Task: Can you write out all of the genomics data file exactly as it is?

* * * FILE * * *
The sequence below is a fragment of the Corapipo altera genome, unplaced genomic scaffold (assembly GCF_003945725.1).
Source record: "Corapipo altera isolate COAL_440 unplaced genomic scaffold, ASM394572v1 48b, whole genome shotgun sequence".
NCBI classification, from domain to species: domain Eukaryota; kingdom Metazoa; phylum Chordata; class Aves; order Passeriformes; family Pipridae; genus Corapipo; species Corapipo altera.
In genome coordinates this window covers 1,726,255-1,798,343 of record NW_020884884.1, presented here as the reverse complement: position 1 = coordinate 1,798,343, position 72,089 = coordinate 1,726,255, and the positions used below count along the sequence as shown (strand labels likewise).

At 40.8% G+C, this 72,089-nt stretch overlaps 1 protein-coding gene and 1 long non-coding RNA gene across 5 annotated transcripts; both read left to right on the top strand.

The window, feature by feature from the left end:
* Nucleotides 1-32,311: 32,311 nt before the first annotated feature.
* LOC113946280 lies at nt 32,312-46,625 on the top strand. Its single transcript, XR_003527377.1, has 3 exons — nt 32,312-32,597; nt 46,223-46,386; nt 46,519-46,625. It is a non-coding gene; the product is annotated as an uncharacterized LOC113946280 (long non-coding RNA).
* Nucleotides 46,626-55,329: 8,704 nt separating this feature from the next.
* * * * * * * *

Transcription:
The sequence below is a fragment of the Corapipo altera genome, unplaced genomic scaffold (assembly GCF_003945725.1).
Source record: "Corapipo altera isolate COAL_440 unplaced genomic scaffold, ASM394572v1 48b, whole genome shotgun sequence".
NCBI classification, from domain to species: domain Eukaryota; kingdom Metazoa; phylum Chordata; class Aves; order Passeriformes; family Pipridae; genus Corapipo; species Corapipo altera.
In genome coordinates this window covers 1,726,255-1,798,343 of record NW_020884884.1, presented here as the reverse complement: position 1 = coordinate 1,798,343, position 72,089 = coordinate 1,726,255, and the positions used below count along the sequence as shown (strand labels likewise).

At 40.8% G+C, this 72,089-nt stretch overlaps 1 protein-coding gene and 1 long non-coding RNA gene across 5 annotated transcripts; both read left to right on the top strand.

The window, feature by feature from the left end:
* Nucleotides 1-32,311: 32,311 nt before the first annotated feature.
* LOC113946280 lies at nt 32,312-46,625 on the top strand. Its single transcript, XR_003527377.1, has 3 exons — nt 32,312-32,597; nt 46,223-46,386; nt 46,519-46,625. It is a non-coding gene; the product is annotated as an uncharacterized LOC113946280 (long non-coding RNA).
* Nucleotides 46,626-55,329: 8,704 nt separating this feature from the next.